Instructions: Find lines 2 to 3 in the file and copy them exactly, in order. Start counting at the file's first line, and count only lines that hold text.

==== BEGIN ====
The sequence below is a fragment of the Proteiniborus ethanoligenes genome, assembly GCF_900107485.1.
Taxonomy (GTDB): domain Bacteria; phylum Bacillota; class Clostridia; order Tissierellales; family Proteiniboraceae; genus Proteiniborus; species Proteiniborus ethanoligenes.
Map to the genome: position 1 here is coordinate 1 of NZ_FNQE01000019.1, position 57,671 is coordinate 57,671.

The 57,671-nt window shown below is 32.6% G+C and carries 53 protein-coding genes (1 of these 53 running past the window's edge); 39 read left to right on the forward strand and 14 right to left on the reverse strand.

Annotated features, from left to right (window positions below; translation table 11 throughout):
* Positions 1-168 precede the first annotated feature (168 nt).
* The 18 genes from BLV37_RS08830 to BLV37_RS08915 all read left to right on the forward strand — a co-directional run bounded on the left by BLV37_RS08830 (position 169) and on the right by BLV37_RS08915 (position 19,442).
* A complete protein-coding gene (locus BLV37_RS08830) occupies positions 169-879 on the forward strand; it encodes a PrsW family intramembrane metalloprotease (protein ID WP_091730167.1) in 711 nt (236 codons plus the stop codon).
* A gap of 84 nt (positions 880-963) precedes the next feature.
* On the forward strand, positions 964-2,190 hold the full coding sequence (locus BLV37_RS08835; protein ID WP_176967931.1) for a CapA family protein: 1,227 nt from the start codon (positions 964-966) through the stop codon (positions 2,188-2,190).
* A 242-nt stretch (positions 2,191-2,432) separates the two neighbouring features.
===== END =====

Taxonomy (GTDB): domain Bacteria; phylum Bacillota; class Clostridia; order Tissierellales; family Proteiniboraceae; genus Proteiniborus; species Proteiniborus ethanoligenes.
Map to the genome: position 1 here is coordinate 1 of NZ_FNQE01000019.1, position 57,671 is coordinate 57,671.